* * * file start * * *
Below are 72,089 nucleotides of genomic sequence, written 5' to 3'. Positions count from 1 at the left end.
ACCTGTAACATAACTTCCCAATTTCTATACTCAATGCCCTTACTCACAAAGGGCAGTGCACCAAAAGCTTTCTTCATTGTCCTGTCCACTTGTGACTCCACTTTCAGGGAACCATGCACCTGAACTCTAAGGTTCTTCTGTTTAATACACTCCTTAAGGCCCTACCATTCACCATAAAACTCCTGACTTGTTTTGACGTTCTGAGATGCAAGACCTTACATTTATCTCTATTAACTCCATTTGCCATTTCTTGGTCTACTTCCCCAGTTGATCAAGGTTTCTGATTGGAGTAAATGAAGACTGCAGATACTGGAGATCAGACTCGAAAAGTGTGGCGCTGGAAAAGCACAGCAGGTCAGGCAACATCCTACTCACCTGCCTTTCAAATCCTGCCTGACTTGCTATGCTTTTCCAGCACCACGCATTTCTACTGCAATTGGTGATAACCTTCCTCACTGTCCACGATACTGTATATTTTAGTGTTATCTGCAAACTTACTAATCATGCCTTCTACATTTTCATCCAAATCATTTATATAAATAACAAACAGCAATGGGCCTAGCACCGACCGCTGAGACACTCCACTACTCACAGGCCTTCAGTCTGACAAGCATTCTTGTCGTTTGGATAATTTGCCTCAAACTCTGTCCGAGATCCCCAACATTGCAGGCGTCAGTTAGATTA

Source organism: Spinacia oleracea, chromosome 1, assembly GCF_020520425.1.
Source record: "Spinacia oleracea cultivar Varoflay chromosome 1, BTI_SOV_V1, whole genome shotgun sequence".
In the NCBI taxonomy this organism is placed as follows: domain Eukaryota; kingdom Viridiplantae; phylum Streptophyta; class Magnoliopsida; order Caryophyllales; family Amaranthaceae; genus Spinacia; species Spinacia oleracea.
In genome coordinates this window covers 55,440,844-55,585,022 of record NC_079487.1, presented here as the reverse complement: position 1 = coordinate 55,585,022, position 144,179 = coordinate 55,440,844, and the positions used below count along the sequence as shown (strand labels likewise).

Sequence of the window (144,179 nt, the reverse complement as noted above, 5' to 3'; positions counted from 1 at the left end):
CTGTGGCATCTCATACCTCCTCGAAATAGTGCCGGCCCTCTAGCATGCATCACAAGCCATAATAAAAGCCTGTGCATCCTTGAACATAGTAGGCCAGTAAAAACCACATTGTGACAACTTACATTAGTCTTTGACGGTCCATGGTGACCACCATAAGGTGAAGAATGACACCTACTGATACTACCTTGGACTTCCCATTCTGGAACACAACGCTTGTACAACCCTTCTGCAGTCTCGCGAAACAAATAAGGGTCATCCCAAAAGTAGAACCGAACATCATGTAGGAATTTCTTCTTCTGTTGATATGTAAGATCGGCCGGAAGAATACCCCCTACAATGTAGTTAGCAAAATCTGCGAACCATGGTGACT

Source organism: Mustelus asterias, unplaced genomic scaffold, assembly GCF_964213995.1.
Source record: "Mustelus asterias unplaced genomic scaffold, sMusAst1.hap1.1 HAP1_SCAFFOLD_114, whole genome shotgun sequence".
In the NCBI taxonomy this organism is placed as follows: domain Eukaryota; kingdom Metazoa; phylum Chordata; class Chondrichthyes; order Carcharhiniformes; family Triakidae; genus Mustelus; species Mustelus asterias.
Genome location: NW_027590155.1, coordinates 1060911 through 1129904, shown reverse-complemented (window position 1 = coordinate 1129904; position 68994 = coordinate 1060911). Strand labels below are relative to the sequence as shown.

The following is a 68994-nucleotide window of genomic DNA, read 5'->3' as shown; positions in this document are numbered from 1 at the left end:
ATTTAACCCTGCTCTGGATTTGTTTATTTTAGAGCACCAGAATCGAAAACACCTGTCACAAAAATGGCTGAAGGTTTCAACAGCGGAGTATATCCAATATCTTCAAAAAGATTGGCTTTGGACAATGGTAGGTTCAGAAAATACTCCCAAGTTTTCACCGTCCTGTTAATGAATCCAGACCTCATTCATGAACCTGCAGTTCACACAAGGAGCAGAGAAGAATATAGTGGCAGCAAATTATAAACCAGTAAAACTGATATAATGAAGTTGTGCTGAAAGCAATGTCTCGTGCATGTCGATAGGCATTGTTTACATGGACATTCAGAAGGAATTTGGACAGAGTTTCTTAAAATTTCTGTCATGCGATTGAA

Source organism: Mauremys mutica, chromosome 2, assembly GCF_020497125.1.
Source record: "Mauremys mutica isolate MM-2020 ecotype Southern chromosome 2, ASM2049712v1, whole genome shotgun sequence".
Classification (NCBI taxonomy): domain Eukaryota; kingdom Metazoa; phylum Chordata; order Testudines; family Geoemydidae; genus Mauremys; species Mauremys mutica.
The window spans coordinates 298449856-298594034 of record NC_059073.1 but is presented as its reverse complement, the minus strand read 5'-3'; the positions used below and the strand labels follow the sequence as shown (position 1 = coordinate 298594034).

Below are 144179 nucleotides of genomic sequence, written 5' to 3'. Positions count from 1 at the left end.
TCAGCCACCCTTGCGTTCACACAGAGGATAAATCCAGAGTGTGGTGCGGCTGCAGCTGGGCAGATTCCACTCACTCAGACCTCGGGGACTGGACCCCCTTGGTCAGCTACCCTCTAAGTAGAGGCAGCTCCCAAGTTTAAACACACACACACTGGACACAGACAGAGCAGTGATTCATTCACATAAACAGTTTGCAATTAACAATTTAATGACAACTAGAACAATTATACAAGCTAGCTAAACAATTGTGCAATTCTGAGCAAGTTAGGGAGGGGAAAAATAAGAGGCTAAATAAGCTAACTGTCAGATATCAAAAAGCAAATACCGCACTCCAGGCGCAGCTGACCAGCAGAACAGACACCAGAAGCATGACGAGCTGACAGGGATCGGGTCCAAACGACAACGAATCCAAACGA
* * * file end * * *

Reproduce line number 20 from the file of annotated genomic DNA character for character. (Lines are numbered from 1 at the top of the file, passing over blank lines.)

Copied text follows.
TCAGCCACCCTTGCGTTCACACAGAGGATAAATCCAGAGTGTGGTGCGGCTGCAGCTGGGCAGATTCCACTCACTCAGACCTCGGGGACTGGACCCCCTTGGTCAGCTACCCTCTAAGTAGAGGCAGCTCCCAAGTTTAAACACACACACACTGGACACAGACAGAGCAGTGATTCATTCACATAAACAGTTTGCAATTAACAATTTAATGACAACTAGAACAATTATACAAGCTAGCTAAACAATTGTGCAATTCTGAGCAAGTTAGGGAGGGGAAAAATAAGAGGCTAAATAAGCTAACTGTCAGATATCAAAAAGCAAATACCGCACTCCAGGCGCAGCTGACCAGCAGAACAGACACCAGAAGCATGACGAGCTGACAGGGATCGGGTCCAAACGACAACGAATCCAAACGA